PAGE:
Tehachapi Mountain Trail is located within Tehachapi Mountain Park. This is a popular trail, but nowhere near as crowded as the trails in Southern California. On this day, we arrived at 10am to find about 6 cars at the trailhead. The last quarter mile or so of this hike is on private land that is listed as restricted. This private land is also used by hunters and loggers, so be mindful. The official Tehachapi Mountain Trail does not actually go to the summit of Tehachapi Mountain for this reason. There is a use trail to the summit that many hikers, myself included have used to reach the peak of Tehachapi Mountain. You can read more about the private land owned by the Wymans family and the issues of hiker restriction at Bakersfield.com.There are a lot of new trail signs with information on the peak, so I’m thinking a lot of these land usage issues have been resolved.
- The trailhead for Tehachapi Mountain Trail is located near the campsites at Tehachapi Mountain Park. Click here for directions
- From Tehachapi, head south towards Highline Rd. On Highline Rd, head west until you reach Water Canyon Rd. You see about 15 Cypress trees that line Water Canyon Rd. Head south on Water Canyon Rd until it turns into Tehachapi Mountain Park. You’ll see the trailhead for Tehachapi Mountain on your left.
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- See my track on Strava
- Distance 5.8 miles roundtrip
- Elevation Gain 2018 ft
- Minimum Elevation 5946 ft
- Maximum Elevation 7960 ft
- Time 1-3 hours roundtrip
- Difficulty Beginner
- Dog Friendly Yes, on leash
- Permit Required No. But last quarter mile to summit is on private land.
- Season: Year round
- Trail Condition: Mostly wide fireroad, with sections of steep single track
The trailhead for Tehachapi Mountain Trail begins just after the first few campsite locations within Tehachapi Mountain Park. Keep an eye out for a small white retaining wall and a stone drinking fountain. There are two trails that start from this location. The Nuooah Nature Trail begins on the right and the Tehachapi Mountain Trail begins on the left. Start out on the left, and follow the gradual uphill grade until you find another trail sign linking the trail with a fireroad.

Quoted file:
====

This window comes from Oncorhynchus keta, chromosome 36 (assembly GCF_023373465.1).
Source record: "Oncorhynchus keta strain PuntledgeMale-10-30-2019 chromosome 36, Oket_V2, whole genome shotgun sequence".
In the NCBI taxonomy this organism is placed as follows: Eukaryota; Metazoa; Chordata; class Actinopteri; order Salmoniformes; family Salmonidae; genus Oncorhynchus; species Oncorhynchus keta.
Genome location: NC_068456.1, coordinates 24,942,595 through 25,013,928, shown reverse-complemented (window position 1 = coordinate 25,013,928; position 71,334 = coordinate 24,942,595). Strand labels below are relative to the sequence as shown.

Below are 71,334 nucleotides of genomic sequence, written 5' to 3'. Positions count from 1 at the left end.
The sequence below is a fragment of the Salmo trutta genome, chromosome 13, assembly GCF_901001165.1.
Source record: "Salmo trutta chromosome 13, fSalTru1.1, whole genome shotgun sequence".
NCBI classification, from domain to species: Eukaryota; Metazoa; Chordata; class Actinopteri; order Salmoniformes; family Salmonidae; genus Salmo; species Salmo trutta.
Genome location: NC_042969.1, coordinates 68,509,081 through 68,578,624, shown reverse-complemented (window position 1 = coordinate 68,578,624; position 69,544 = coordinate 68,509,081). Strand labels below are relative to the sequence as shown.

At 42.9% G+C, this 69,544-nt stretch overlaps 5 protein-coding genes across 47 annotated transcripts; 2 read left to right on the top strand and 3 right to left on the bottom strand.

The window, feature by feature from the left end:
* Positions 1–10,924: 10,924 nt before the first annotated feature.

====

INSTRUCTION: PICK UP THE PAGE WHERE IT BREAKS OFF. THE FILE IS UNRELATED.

The fireroad section of Tehachapi Mountain Trail gradually gains in elevation, and slowly begins to offer up views of the surrounding valley. The surrounding white fir, black oak, and jeffery pine begins to give way to a mixed conifer forest as the elevation moves towards 7000ft. At 1.75 miles into the hike, the trail leaves the fireroad behind for a steep ridge towards the summit.
The final mile of trail gains just shy of 1000ft, so be prepared to climb! Although the trail is narrower than the fireroad, it’s still very easy to follow, as it cuts through the conifer forest towards the summit.
Once you reach the 2.5 mile mark of the hike, you find a fork in the trail. The left fork leads to a wide stretch of trail, the right fork leads to two pine trees joined by a chainlink fence to block the path. The fork towards the chain link is the trail. You can walk around the pine tree on the right hand side to continue following the trail up the ridge towards the summit, or you can just hop over the chain. You can also take the left fork and follow a use trail to the summit. The use trail is not as easy to follow as the trail on the right, but it’s a nice option. You can see on my Google Map below that I took the left fork on my ascent, and I took the right fork on the way down. I’ll only be adding photos for the right fork, since that is the established trail.
The final stretch of trail leading towards the summit levels out a bit after the steep stretch after leaving the fireroad. Make sure to go slow here and take in all of the views.
The summit of Tehachapi Mountain sits at 7960ft, and although it doesn’t offer up any uninterrupted bird’s eye view, the small windows out are pretty impressive.
Hike back down the same way you came, and take a walk on the Nuooah Nature Trail if you have a little extra time. The Nuooah were native to the area and ground the black oak acorns on some of the surrounding rocks. There are a lot of nice grinding stones on the nature trail.